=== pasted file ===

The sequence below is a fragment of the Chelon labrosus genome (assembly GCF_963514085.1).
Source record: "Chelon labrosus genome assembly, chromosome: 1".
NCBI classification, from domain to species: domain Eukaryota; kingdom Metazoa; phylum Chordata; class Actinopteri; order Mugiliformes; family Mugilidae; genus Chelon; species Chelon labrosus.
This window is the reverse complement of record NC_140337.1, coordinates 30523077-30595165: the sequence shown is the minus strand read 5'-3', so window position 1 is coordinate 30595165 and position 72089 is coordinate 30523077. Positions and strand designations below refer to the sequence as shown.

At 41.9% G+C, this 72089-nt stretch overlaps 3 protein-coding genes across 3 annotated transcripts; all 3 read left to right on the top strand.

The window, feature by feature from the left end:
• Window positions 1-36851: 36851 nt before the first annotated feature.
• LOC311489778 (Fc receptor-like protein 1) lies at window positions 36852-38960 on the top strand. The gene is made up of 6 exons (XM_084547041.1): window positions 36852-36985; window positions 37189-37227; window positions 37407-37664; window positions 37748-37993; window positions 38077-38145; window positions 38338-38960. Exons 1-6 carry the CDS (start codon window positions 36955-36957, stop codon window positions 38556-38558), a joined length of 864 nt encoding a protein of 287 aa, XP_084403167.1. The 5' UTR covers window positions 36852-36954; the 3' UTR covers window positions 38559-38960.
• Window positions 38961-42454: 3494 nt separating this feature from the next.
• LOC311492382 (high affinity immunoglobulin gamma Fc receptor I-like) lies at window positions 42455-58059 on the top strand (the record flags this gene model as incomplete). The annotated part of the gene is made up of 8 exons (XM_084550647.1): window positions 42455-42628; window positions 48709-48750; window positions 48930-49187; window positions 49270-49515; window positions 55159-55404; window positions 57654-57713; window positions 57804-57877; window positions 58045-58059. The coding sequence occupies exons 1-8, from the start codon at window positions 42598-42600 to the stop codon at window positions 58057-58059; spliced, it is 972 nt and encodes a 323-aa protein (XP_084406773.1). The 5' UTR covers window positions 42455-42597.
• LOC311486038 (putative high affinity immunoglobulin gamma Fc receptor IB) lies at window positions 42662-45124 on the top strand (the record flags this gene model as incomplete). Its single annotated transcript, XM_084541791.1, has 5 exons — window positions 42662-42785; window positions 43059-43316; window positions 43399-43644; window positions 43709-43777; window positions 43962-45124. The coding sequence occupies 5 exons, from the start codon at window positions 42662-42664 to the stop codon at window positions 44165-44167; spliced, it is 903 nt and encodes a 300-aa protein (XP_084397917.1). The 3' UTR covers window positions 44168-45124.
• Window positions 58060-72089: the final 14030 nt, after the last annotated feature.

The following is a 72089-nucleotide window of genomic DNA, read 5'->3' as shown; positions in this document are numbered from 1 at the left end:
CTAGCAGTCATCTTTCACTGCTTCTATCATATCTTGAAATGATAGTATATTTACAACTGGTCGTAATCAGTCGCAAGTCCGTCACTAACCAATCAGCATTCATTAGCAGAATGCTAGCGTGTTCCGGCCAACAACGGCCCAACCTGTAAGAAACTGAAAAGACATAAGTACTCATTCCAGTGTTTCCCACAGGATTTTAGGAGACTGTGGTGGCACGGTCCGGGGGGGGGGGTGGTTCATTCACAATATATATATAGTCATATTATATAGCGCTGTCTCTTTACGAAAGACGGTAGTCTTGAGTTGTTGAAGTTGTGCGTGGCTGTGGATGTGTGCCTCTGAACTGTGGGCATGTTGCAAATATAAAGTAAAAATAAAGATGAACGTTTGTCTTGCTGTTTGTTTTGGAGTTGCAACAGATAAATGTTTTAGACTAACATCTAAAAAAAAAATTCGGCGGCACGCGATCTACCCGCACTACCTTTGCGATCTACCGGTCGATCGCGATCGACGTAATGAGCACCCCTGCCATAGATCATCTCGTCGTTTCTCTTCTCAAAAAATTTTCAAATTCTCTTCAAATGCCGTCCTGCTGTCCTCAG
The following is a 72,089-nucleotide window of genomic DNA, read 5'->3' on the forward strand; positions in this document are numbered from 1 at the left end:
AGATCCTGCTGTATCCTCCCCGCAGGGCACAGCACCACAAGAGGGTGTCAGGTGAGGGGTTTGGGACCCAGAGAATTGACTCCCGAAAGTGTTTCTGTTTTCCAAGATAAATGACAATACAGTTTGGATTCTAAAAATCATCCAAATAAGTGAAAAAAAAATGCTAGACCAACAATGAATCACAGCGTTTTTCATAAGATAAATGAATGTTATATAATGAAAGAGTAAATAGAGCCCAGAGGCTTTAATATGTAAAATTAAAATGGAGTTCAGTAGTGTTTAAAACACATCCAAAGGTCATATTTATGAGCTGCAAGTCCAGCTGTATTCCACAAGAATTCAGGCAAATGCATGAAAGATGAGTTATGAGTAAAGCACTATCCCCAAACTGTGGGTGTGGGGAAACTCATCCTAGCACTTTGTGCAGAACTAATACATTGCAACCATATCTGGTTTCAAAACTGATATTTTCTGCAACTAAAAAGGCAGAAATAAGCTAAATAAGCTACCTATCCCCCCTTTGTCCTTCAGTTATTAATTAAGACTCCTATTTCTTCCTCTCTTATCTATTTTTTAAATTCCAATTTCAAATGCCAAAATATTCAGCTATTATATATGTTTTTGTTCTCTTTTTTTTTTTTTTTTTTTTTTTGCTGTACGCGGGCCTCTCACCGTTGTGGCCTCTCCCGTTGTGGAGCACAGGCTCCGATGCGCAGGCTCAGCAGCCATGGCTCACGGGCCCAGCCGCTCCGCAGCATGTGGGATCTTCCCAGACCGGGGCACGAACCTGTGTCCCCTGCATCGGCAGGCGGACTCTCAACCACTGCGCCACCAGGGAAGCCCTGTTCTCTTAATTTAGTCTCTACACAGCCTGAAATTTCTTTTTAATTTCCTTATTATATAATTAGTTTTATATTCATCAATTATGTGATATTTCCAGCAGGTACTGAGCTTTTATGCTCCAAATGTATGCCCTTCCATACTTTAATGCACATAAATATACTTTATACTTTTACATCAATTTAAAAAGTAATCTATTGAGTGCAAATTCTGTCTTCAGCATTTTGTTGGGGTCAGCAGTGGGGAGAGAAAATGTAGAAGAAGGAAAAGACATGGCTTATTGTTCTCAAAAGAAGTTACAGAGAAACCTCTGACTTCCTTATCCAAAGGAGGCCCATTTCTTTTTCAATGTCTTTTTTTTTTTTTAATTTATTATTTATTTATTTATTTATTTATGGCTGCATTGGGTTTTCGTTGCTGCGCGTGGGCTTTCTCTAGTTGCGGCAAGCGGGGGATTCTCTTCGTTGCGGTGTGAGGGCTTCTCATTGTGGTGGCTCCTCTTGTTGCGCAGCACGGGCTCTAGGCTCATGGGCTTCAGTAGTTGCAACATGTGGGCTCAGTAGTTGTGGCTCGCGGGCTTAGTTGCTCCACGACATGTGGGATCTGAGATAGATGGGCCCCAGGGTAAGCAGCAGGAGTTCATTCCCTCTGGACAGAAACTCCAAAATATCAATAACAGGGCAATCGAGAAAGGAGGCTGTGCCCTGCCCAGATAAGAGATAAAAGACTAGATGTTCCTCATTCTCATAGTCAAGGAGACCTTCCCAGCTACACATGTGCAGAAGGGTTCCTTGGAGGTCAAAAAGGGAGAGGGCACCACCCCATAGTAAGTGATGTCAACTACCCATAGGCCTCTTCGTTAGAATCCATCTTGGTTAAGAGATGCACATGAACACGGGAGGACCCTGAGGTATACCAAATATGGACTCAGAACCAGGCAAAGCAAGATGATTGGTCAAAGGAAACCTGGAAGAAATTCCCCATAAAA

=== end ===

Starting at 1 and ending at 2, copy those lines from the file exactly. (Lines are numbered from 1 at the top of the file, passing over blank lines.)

The sequence below is a fragment of the Chelon labrosus genome (assembly GCF_963514085.1).
Source record: "Chelon labrosus genome assembly, chromosome: 1".